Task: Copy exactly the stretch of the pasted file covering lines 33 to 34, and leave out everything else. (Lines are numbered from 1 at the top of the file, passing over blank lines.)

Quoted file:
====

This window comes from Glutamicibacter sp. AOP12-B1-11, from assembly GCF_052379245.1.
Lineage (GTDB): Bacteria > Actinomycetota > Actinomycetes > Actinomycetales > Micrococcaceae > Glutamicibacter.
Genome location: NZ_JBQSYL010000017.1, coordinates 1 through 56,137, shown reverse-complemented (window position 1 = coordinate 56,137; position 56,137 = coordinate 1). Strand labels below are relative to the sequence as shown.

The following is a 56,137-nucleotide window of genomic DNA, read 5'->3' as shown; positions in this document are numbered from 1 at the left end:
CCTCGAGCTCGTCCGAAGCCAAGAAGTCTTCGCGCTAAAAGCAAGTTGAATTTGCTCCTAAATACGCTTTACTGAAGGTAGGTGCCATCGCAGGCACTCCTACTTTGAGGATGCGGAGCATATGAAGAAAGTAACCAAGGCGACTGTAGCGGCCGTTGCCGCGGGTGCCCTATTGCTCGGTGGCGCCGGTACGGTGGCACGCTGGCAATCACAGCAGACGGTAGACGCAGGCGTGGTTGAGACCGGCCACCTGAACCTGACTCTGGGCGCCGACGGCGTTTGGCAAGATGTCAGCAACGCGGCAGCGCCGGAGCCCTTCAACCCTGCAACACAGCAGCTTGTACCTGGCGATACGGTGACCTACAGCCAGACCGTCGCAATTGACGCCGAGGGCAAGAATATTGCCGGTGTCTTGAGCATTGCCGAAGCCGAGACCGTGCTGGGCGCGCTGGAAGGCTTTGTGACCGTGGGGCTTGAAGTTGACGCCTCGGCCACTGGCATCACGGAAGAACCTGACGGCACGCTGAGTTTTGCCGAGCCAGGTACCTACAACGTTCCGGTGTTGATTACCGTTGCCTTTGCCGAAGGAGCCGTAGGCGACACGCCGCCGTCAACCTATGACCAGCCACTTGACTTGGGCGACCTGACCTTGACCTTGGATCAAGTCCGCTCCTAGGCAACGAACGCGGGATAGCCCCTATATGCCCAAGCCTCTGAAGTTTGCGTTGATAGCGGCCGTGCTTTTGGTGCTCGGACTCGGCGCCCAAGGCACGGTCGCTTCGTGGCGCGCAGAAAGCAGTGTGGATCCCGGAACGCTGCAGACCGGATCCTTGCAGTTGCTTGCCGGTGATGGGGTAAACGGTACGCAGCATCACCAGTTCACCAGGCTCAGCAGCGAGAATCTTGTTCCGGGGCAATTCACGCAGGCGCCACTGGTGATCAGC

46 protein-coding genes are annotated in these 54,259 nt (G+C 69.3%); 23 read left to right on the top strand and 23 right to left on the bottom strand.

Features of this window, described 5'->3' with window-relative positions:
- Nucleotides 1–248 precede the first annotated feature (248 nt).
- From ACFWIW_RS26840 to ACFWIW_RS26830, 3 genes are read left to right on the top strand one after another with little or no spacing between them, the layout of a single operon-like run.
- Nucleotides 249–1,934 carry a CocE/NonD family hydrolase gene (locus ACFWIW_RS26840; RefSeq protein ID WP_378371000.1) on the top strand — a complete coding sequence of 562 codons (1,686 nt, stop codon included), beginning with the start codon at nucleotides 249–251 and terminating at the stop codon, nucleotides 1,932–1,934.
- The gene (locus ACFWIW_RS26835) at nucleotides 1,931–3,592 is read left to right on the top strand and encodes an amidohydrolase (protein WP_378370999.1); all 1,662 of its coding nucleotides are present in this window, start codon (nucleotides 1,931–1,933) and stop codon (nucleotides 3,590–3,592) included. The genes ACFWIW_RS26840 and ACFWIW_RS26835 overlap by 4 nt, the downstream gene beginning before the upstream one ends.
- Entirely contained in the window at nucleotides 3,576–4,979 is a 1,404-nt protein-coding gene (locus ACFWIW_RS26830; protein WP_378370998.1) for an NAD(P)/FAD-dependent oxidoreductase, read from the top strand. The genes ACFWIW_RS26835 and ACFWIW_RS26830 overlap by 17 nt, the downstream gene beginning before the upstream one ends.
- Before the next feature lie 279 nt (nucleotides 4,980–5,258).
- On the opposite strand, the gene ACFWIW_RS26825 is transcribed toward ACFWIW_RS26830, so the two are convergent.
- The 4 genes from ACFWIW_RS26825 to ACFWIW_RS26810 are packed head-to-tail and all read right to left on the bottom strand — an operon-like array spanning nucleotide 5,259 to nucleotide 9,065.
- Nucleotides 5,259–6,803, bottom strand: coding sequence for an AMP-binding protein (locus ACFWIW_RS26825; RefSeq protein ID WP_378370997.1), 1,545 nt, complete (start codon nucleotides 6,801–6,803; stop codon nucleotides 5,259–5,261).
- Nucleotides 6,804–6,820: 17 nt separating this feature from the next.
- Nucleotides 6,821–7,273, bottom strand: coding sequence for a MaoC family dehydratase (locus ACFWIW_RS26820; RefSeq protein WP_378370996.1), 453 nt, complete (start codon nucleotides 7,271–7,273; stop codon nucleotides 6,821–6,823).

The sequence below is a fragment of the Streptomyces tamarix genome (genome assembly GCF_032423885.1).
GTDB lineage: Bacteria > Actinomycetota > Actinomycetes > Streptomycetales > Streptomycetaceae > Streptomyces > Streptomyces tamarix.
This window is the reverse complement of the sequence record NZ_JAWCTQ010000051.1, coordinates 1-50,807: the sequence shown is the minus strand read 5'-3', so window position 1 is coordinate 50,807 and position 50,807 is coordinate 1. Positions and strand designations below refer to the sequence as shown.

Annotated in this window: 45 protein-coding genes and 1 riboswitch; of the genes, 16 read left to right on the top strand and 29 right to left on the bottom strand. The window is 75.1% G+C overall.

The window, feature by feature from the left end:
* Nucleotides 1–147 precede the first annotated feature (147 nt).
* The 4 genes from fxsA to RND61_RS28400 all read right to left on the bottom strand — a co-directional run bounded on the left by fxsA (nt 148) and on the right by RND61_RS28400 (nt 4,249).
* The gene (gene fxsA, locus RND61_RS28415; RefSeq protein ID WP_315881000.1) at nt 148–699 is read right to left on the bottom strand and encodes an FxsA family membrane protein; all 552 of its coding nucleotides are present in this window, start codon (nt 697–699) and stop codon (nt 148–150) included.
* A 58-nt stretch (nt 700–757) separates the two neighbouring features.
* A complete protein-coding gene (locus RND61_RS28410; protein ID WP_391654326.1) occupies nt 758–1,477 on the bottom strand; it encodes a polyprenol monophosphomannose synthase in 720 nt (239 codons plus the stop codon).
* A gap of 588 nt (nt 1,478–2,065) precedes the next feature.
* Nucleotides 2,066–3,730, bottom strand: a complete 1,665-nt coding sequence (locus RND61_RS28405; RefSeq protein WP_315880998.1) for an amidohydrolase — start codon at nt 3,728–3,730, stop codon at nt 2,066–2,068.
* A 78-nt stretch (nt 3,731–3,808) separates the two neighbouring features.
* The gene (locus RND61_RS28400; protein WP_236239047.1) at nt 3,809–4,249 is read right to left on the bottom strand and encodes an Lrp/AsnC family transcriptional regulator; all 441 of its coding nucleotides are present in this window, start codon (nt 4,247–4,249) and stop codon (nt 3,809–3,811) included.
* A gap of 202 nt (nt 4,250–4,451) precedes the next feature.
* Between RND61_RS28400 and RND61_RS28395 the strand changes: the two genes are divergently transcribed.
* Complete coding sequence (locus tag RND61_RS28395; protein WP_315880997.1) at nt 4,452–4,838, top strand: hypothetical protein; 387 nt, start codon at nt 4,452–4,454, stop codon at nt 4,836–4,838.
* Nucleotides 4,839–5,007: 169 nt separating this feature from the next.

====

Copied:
* A gap of 202 nt (nt 4,250–4,451) precedes the next feature.
* Between RND61_RS28400 and RND61_RS28395 the strand changes: the two genes are divergently transcribed.